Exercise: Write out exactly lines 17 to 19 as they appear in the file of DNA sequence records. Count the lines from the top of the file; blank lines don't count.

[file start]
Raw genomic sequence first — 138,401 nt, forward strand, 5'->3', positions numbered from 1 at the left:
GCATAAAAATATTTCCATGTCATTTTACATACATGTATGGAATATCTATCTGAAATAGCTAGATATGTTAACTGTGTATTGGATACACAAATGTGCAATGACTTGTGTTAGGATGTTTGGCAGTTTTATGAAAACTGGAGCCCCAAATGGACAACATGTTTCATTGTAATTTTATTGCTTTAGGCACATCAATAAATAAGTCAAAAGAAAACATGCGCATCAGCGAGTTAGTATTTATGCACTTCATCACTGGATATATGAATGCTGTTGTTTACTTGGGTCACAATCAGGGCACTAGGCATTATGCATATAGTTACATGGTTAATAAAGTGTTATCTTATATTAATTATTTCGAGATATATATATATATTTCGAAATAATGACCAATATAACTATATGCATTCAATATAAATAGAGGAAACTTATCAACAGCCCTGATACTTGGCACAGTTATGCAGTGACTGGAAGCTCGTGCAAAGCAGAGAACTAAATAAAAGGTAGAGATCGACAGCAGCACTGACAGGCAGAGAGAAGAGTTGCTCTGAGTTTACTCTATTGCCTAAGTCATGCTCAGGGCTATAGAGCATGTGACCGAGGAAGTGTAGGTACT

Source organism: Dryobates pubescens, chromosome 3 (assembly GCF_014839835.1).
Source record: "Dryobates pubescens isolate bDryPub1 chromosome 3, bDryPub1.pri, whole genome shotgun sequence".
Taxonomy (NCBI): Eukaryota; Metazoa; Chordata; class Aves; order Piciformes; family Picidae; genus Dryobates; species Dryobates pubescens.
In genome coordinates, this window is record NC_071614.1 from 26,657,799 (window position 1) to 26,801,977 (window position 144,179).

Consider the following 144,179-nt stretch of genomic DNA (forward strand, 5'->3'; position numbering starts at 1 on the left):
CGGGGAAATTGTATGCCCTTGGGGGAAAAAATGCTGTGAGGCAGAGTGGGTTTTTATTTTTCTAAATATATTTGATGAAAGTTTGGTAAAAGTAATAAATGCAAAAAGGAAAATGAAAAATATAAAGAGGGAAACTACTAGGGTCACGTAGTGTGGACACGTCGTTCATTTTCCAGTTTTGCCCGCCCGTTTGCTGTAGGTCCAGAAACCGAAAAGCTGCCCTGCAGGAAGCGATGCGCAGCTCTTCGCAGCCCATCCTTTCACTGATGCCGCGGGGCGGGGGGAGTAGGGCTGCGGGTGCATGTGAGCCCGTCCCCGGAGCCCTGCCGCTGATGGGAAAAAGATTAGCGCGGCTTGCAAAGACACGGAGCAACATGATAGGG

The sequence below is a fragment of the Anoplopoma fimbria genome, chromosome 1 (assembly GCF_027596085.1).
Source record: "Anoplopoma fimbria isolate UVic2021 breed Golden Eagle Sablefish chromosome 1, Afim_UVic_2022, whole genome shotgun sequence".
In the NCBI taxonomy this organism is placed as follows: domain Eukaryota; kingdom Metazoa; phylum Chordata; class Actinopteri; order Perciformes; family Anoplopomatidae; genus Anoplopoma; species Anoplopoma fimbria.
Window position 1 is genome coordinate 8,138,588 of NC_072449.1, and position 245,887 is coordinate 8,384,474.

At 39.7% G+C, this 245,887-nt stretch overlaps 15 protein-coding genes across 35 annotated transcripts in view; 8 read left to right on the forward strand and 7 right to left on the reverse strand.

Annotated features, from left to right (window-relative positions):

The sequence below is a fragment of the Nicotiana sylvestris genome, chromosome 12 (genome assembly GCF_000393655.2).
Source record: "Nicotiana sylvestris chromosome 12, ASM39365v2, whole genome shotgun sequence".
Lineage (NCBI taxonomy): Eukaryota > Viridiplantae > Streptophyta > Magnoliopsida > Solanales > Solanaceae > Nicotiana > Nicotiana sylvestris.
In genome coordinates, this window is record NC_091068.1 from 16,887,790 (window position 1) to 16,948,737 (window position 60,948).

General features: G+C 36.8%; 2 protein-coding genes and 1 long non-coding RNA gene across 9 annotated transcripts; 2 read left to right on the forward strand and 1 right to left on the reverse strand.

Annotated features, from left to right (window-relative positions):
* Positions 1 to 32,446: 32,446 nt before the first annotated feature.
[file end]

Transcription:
Lineage (NCBI taxonomy): Eukaryota > Viridiplantae > Streptophyta > Magnoliopsida > Solanales > Solanaceae > Nicotiana > Nicotiana sylvestris.
In genome coordinates, this window is record NC_091068.1 from 16,887,790 (window position 1) to 16,948,737 (window position 60,948).

General features: G+C 36.8%; 2 protein-coding genes and 1 long non-coding RNA gene across 9 annotated transcripts; 2 read left to right on the forward strand and 1 right to left on the reverse strand.